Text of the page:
Juarez says it even became competitive: “I used to say, ‘Okay, Seymour, here’s a customer request,’ and I’d write down my specs without showing him, and he’d write down his. We’d put them together and they’d be the same!”
Between Seymour, Juarez, and others, note taking at the Duncan Custom Shop is pretty extreme. Many large file cabinets hold records of everything they’ve ever made—thousands of full pages mixed in with scraps of paper scrawled with specs.
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MJ and Seymour Duncan
Like a Prayer
Under Seymour’s tutelage, Juarez soon learned every aspect of pickup engineering so well that she could tailor units to any customer’s request. Once she knows what kind of guitar you have and the sound you’re seeking, she can prescribe the right magnet type (rough cast, sand cast, or ground smooth), its ideal strength, its wire and bobbin materials, and everything else needed to make the concept a reality.
She throws out a hypothetical: “Suppose I’m talking to someone with a weird request, like, ‘I want a DynaSonic-style pickup to fit into my Gretsch Filter’Tron.’ I have to clear my mind and connect with the caller. Even if we’re talking on the phone, I’m there with them. I might put them on speakerphone while I look for bobbins and calipers, and then measure to see if I need to cut the bobbins or make them taller so I can have enough windings. Finally I say, ‘Yes, I can do it.’”
Though the Duncan Custom Shop has been referred to by that name only in recent years, Juarez contends that custom pickups have always been part of the picture. “I started off with the Antiquities,” she says, referring to Duncan’s highly regarded line of cosmetically accurate vintage pickups. “For Seymour and me, the word ‘vintage’ is like a prayer your grandma taught you. The reason it’s grandma’s ‘prayer’ and not grandma’s ‘recipe’ is because the word ‘vintage’ is holy. You have to go down to the details and keep those things as original as possible.”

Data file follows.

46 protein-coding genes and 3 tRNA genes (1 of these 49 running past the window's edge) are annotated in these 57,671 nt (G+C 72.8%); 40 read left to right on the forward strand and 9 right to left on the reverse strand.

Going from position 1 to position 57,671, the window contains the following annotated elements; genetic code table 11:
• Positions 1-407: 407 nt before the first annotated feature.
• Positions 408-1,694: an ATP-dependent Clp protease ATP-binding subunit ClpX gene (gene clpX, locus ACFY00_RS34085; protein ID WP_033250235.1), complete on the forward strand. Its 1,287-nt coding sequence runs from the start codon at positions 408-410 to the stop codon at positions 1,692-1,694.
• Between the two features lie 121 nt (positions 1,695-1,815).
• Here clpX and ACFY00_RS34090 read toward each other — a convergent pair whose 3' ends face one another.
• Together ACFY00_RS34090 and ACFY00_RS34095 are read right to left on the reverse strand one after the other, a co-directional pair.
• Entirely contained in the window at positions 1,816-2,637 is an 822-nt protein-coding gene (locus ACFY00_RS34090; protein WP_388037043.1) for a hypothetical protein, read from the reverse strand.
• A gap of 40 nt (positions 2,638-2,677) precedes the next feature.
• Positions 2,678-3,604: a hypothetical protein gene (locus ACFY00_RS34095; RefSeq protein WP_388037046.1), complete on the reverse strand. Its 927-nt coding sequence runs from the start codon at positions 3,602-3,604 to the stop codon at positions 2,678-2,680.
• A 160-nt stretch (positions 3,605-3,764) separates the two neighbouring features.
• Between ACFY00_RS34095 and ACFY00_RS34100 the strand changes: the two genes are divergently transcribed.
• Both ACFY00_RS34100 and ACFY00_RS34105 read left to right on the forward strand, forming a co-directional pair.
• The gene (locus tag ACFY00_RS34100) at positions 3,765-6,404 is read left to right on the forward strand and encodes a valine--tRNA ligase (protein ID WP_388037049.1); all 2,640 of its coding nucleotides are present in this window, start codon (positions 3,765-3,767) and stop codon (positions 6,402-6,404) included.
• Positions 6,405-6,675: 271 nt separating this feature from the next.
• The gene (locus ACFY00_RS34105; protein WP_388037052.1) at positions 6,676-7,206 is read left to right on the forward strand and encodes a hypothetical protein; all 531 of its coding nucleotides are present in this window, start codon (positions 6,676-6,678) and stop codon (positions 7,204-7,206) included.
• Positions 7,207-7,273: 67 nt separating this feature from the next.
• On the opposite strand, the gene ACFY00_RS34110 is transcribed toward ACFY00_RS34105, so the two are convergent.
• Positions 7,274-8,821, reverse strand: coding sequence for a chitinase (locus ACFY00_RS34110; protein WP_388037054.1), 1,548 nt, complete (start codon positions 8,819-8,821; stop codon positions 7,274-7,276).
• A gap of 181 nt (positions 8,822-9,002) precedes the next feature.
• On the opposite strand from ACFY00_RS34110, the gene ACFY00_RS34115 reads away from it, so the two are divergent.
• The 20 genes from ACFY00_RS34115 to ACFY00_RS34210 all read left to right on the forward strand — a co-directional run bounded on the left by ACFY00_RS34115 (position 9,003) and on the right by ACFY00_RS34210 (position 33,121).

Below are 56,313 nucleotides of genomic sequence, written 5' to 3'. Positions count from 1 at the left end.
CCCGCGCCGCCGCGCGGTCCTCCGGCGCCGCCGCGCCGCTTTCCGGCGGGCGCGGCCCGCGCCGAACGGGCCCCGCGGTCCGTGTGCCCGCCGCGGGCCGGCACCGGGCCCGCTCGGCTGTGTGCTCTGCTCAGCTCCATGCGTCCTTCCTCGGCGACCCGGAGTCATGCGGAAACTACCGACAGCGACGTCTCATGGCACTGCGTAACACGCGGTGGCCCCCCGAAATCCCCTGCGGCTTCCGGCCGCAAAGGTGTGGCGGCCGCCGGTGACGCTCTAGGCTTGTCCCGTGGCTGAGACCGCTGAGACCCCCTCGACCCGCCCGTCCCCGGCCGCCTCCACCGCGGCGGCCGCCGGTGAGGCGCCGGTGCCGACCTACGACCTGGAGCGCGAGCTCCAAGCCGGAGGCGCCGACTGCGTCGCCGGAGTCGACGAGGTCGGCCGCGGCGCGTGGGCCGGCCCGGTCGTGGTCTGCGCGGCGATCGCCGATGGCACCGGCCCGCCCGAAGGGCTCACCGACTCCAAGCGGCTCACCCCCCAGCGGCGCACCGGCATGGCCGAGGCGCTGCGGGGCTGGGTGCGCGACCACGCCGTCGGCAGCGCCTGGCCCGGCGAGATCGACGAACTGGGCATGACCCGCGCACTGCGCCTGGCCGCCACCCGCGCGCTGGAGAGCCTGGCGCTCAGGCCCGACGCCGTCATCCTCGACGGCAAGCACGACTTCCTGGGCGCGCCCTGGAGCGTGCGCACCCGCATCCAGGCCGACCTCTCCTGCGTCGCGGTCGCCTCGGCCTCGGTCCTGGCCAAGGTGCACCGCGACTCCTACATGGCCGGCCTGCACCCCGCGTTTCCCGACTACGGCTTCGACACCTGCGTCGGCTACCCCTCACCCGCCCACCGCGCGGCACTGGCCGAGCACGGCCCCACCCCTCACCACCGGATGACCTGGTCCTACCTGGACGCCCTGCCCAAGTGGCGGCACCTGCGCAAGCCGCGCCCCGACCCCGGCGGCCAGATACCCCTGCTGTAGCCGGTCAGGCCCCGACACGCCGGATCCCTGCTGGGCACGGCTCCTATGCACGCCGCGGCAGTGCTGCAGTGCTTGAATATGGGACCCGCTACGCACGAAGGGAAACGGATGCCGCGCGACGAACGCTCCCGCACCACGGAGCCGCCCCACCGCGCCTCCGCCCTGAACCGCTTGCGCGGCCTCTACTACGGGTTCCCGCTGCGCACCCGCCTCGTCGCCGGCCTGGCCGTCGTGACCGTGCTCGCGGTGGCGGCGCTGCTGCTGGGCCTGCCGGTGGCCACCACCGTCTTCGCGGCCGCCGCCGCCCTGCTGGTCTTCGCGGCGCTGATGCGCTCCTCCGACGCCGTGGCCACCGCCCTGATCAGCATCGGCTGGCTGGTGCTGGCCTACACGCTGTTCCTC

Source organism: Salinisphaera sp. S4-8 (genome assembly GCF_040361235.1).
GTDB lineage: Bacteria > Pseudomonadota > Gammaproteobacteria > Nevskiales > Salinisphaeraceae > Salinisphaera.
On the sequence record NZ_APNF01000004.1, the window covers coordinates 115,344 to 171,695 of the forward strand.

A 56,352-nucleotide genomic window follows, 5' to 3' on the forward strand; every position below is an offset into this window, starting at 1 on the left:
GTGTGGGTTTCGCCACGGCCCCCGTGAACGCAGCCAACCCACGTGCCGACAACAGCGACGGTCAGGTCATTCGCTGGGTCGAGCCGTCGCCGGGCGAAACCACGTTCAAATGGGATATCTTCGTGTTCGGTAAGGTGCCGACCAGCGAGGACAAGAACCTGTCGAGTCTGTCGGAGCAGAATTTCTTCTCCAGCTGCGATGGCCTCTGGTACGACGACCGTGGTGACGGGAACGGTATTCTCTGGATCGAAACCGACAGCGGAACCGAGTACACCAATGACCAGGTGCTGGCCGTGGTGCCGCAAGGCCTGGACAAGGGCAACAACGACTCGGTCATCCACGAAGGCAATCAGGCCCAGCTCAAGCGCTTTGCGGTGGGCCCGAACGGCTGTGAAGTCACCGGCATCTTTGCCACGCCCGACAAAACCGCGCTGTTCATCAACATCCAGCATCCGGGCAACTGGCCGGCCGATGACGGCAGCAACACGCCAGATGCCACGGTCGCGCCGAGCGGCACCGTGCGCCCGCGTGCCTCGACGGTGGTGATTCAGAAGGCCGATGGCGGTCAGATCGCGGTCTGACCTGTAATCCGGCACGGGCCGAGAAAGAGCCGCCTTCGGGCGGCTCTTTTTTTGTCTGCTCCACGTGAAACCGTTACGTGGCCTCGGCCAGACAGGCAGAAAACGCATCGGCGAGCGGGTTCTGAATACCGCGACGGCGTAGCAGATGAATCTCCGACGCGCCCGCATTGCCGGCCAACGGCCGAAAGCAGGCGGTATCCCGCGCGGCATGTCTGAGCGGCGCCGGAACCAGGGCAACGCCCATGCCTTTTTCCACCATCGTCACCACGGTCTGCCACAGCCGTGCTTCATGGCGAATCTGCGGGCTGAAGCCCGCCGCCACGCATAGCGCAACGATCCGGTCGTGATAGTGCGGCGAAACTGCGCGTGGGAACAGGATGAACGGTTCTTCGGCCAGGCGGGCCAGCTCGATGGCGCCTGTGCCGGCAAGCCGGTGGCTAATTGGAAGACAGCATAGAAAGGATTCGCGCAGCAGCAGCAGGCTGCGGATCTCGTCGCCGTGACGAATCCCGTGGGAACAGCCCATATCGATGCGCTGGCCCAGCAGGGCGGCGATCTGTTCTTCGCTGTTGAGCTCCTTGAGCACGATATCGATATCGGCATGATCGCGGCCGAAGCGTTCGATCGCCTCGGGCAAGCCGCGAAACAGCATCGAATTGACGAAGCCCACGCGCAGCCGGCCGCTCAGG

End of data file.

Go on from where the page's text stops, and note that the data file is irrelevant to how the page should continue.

She returns to the DynaSonic scenario as an illustration: “If you compare a new DeArmond DynaSonic to an original, you’ll see that it doesn’t have the little soldered line connection that’s supposed to be on the bottom. They don’t take the time to find the parts to do it the original way, but we do. Seymour and I try to make the pickups the way they were made. We tried to find the right little brass pieces for the DynaSonics, but they don’t sell them anymore. So we had to find someone who could tool them up and make them for us.”
You can see why Seymour trusts Juarez—she gets tone freaks. “When you guys have your guitar, you treasure that instrument like it’s part of you,” she says. “It’s part of your heart. It’s part of who you guys are.”
Considering Seymour Duncan’s roster of famous users, it should come as no surprise that the Custom Shop must sometimes recreate its own past work. For instance, Slash recently requested a recreation of the Alnico Pro II pickups in his legendary Les Paul replica when a new Les Paul he was breaking in didn’t have the sound of the original.
Juarez took the call. “The first thing I asked was, ‘What are the woods in the new guitars?’” she recalls. “Then I knew how to do it.”
Asked how she knew so quickly, she replies, “We know the guitar components and we just have to play with them. The finish might not be the same, the wood might not be as dry or as old, but there are ways to complement the magnets. I was able to deliver him the old tone from his old Alnico Pros using current technology.”
Another recent challenge came when Joe Bonamassa requested replacements for his ’59 Gibson Les Paul. “We took those pickups apart in order to rework them,” she explains. “When we made the replica, the neck position had to be weakened so much that Seymour called it ‘the Weaky.’ We ended up using alnico 3 magnets for the bridge pickup. When we presented those pickups to Joe, he was amazed by how close we came to the tone of the original.”